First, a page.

Are any among you suffering? They should pray.
Are any cheerful? They should sing songs of praise. Are any among you sick? They should call for the elders of the church and have them pray over them, anointing them with oil in the name of the Lord. The prayer of faith will save the sick, and the Lord will raise them up; and anyone who has committed sins will be forgiven. James 5:13-15
Every Sunday at the 10 a.m. service, two parishioners — members of the Healing Prayer Team — stand near the pulpit. After they receive the Eucharist, they stand ready to offer prayers for healing and thanksgiving to any who wish to come.
How it works
After you receive the Eucharist at the 10 a.m. Sunday service, you are invited to approach the team (who will stand near the pulpit) to share anything that may be on your mind. You may sit or stand. The team members will listen to you and pray aloud. You are welcome to participate with your own words.
Although it may seem public, what is said cannot be heard except by the people involved. Healing prayer is confidential. It is never discussed amongst members, but you may choose to seek further support from the Rector.
Once all supplicants have come and gone, the two team members offer a closing prayer. Everything is left in God’s hands with faith that there will be an outcome.
What kind of prayers
People have asked prayers for themselves and loved ones who might be dealing with illness, grief, anxiety and the challenges of everyday life as well as joyful events. The Healing Prayer Team has offered prayers petitioning God for help, hope, strength, guidance and medical miracles.
The team has also given thanks when those prayers have been answered and also when wonderful things have happened, for example the birth of a child. Prayer is a powerful tool to help us through daily life. When it is shared, the prayer becomes stronger and more comforting.
If you or a loved one need help or support, or if you wish to give thanks, the Healing Prayer Team invites you to pray with them after the Eucharist during the 10 a.m. Sunday service.
Do not hesitate to approach the team members if you have any questions or comments, and speak to a member and/or the Rector if you are interested in joining the team.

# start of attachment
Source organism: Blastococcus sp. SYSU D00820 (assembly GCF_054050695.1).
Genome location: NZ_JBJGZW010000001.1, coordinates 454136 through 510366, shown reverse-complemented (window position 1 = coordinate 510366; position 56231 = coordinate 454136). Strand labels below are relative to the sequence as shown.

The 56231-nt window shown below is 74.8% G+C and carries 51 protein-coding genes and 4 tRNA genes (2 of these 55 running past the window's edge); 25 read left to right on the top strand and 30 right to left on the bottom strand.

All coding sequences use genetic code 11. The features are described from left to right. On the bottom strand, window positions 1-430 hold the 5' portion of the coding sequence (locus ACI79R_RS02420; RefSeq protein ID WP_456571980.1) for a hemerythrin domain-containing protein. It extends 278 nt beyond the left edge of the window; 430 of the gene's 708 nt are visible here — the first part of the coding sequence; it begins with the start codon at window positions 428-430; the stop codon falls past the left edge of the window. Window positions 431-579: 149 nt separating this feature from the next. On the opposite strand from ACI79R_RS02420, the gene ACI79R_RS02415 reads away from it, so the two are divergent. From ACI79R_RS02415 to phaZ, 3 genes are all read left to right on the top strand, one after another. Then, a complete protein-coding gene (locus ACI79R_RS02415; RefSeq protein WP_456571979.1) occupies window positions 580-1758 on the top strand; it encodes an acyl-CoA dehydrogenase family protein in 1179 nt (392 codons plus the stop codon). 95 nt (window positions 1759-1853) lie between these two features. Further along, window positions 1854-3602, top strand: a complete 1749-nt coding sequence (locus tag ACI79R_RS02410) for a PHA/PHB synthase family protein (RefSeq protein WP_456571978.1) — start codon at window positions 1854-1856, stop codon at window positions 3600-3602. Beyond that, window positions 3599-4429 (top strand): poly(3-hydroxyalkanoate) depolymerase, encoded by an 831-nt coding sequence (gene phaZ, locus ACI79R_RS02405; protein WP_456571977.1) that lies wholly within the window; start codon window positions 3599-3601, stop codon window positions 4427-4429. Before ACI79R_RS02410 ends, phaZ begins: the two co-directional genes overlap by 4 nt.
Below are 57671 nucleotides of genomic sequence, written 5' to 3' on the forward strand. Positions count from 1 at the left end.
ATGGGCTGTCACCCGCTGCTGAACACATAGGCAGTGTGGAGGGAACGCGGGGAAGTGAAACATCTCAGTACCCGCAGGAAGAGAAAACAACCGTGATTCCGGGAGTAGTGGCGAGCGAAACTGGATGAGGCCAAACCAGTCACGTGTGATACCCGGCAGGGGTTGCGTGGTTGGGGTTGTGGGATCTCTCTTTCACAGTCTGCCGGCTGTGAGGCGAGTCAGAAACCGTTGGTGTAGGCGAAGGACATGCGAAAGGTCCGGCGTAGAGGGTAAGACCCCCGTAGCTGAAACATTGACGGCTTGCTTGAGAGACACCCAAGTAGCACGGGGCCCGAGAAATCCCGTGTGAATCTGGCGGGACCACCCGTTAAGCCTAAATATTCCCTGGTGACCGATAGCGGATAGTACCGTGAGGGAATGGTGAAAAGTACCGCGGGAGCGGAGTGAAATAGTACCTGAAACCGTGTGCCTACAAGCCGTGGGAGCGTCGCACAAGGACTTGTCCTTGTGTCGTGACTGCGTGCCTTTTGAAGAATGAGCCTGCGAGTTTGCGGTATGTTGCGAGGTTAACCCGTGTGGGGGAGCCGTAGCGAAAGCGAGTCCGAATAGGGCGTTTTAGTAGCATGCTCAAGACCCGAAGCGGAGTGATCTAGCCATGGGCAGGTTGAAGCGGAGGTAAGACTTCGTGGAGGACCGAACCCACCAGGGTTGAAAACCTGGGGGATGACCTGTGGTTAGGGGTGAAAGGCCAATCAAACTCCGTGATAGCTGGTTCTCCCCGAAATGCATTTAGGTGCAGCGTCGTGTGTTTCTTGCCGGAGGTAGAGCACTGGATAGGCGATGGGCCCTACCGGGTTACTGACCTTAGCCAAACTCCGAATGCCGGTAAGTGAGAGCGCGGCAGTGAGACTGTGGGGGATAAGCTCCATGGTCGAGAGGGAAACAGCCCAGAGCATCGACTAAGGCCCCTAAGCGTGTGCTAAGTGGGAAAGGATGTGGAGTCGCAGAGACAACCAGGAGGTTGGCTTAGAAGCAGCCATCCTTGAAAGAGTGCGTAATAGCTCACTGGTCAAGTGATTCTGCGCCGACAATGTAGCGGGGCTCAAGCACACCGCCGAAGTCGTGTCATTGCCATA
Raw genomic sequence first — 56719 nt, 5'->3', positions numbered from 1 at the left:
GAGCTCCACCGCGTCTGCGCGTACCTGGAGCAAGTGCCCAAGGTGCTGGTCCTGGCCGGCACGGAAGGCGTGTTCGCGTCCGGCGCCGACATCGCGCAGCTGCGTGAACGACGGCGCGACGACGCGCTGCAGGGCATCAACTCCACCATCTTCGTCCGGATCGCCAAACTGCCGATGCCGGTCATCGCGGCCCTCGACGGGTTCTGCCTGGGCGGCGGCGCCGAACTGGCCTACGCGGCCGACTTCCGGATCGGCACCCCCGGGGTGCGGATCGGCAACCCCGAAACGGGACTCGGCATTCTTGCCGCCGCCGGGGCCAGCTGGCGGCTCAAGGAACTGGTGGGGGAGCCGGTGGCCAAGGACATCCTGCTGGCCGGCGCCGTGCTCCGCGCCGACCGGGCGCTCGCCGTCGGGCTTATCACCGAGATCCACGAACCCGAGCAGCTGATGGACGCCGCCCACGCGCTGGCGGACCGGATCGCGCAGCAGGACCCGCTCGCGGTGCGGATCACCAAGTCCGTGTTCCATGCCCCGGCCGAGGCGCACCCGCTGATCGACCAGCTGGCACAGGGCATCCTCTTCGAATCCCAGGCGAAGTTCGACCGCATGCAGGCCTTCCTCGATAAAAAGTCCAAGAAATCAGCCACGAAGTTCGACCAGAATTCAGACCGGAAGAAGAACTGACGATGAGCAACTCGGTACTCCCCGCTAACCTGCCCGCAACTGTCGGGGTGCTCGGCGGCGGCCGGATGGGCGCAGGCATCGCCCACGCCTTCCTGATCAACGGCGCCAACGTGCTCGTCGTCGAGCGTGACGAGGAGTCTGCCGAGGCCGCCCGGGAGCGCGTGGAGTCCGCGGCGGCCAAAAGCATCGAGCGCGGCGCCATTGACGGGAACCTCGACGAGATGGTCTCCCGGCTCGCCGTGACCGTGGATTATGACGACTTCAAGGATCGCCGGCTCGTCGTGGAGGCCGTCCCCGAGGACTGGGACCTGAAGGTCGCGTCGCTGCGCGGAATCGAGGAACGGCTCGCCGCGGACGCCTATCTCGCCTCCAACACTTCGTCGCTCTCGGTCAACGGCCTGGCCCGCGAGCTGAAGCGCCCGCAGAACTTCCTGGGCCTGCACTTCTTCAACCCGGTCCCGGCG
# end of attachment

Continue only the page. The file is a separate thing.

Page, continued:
Janet Carson, Barbara Gray, Mary Glen, Susan Harris, Judith Maxwell, Janice Sonnen, Rick Trites, Lois Rumsey and Verna Wilson
For surely I know the plans I have for you, says the Lord, plans for your welfare and not for harm, to give you a future with hope. Then when you call upon me and come and pray to me, I will hear you. Jeremiah 29:11-12
How the Prayer Chain works
The Prayer Chain receives prayer requests via written messages in the wooden prayer boxes at both entrances of the church; requests from the Rector; requests made through members of the Prayer Chain; and requests generated by members themselves.
The Prayer Chain supports those who are ill, healing, dying, facing challenges or suffering in any way.
The group also offers prayers of thanksgiving.
The Rector oversees both the Prayer Chain and the Healing Prayer Team, offering instruction and support as needed. The Prayer Chain treats all requests in confidence and with the utmost care and discretion just as the Healing Prayer Team commits all to God at the conclusion of each Sunday session.
Join the Prayer Chain
The Prayer Chain welcomes new members and invites you to speak to them to express your interest.
Prayer Chain Team Members
Angelina Cacciato, Doris Campbell, Judith Caron-Sabourin, Janet Carson, Dennis Cole, Ruby Daley, Mary Glen, Randi Goddard, Mary Henderson, Marjorie Lay, Wendy Pullen, Cathy Simons and Janice Sonnen